But we must bring to an end an era when the profits generated from large-scale national resources are taken from the wider population by a corrupt international financial hierarchy. Unaccountable financial interests should never be able to use assets belonging to the citizens of a nation to control and bully those citizens. Natural monopolies must not be used to extort profits from ordinary people. The development of energy production and distribution should be based on long-term planning of national need, not short-term punts on what will produce the fastest profits.
The Reid Foundation will soon publish a major report outlining how Scotland can develop its future energy supplies in such a way that energy generation will return into collective ownership, though in a radically decentralised form quite different from old centralised state enterprises. It will explain how we can return to the nationally-planned energy supply system which bequeathed us the remarkable National Grid.
These are realistic and achievable targets. Common Weal exploitation of other shared assets such as land and water should also be our priority.
Scotland needs to avoid playing the victim here – we were particularly targeted for lies and black propaganda but the deindustrialisation oil funded killed hope in great swathes of England and Wales as much as in Scotland. And the positive potential for the use of oil income was snatched from the grasp of ordinary people throughout Britain, too.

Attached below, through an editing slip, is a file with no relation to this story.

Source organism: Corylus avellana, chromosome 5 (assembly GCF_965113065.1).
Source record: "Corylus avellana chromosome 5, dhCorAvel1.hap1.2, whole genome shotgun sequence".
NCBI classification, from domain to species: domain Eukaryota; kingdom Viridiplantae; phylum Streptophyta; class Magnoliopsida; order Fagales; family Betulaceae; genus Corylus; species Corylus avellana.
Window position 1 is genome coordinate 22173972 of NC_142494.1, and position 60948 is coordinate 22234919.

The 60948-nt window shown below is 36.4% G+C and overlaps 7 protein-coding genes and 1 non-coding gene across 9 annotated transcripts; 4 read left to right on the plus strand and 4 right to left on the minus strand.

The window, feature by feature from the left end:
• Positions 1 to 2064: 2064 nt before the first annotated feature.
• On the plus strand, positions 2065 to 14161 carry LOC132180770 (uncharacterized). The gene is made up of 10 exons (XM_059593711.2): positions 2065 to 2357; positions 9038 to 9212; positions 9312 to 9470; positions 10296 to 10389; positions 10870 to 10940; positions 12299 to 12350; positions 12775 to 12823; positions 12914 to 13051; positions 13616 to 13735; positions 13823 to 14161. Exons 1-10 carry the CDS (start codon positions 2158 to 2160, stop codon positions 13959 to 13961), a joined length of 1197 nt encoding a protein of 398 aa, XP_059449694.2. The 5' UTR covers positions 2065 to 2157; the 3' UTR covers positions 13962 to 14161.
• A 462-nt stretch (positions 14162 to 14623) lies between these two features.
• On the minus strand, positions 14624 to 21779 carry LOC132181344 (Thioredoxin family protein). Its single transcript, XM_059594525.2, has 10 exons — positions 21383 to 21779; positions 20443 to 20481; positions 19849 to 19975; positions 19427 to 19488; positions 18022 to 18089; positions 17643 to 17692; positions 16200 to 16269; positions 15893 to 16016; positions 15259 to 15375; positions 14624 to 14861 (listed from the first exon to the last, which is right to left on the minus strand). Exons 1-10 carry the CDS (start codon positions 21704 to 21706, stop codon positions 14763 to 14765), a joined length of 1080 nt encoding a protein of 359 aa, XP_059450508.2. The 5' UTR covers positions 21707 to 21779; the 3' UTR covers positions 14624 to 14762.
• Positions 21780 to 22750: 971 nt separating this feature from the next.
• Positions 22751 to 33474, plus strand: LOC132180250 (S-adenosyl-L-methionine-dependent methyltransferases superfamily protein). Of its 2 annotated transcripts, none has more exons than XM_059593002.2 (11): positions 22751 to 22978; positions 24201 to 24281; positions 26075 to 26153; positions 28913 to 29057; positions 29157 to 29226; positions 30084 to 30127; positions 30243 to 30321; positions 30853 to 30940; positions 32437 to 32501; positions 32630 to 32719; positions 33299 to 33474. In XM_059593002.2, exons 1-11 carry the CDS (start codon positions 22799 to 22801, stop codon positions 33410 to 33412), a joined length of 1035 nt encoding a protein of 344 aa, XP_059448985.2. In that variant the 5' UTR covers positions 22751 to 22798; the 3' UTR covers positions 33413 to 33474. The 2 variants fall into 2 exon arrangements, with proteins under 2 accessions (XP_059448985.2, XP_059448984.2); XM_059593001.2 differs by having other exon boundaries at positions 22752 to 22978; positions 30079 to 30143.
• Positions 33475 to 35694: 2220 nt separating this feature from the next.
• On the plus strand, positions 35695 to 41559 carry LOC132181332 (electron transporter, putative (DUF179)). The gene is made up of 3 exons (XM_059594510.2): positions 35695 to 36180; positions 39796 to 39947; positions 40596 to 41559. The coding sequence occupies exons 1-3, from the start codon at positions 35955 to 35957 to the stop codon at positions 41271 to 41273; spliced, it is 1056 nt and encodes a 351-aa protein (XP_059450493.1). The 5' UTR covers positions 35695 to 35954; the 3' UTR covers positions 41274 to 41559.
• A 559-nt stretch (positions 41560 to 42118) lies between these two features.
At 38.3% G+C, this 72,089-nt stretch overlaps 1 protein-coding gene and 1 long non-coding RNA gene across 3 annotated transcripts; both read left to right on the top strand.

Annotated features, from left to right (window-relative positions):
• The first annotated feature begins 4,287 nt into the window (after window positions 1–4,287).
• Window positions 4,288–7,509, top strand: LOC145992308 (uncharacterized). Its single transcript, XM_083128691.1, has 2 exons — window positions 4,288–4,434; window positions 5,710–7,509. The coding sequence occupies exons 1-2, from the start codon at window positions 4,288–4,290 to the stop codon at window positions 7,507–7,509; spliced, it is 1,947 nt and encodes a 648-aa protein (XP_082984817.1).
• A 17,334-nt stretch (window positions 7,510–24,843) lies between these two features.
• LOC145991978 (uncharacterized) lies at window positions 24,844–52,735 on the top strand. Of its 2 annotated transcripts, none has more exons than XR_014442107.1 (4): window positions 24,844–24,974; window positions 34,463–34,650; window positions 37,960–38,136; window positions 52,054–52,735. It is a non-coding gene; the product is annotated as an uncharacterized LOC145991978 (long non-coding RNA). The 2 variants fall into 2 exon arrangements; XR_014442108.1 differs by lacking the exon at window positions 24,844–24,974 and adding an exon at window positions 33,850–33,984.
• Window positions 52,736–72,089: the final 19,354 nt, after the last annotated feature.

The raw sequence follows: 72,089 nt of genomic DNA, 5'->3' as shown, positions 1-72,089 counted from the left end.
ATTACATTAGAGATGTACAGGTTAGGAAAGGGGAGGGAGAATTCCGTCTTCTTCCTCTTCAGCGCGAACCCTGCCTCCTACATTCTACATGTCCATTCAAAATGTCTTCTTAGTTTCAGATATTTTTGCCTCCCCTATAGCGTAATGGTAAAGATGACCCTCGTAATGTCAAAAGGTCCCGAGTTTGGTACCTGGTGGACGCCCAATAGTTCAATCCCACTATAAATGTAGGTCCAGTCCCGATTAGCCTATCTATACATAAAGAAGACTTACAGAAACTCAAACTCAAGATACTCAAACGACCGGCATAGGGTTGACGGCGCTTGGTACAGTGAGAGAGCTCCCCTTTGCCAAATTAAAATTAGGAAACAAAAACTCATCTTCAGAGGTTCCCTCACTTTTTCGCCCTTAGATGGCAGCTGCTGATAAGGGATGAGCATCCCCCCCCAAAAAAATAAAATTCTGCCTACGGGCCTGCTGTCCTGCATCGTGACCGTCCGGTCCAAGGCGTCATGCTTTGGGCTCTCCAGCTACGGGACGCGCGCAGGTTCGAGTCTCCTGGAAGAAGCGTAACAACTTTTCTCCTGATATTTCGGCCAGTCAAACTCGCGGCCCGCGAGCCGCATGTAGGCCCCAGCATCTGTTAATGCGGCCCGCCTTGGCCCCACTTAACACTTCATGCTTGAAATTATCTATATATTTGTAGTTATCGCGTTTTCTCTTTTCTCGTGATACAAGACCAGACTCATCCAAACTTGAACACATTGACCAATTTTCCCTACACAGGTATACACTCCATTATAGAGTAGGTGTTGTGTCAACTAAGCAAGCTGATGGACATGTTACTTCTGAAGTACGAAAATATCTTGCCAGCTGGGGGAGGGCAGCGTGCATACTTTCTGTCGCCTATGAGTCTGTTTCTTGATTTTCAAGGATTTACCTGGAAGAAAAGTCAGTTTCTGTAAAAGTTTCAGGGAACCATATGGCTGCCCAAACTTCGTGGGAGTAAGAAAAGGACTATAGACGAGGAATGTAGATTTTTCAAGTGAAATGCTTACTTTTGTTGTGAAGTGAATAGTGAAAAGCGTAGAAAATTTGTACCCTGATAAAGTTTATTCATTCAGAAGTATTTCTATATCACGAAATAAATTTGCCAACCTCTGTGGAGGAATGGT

This, for me, is the irony of oil and independence. The strongest oil-related case for independence is not that Scotland has great oil wealth ahead, but that it has much less than it should. Scotland would have made different decisions than Thatcher. The development of the next generation of energy supply in collective ownership is a realistic proposition in Scotland. It is very hard to say the same at a UK level.
So, we have two futures. In one of them we repeat this whole sorry story again with foreign multinationals picking Scotland clean of its renewables wealth. In the other we share the wealth for national benefit. I have no doubt which would be the democratic will of citizens.
And so, on the pristine white walls of the Scottish Parliament, scrawled in the glistening black of North Sea crude, should be a simple message to those with the capacity to make the decisions about which of these futures we choose: we were defeated by the oil barons and their UK Treasury side-kicks. It must never happen again.
• Robin McAlpine is director of the Jimmy Reid Foundation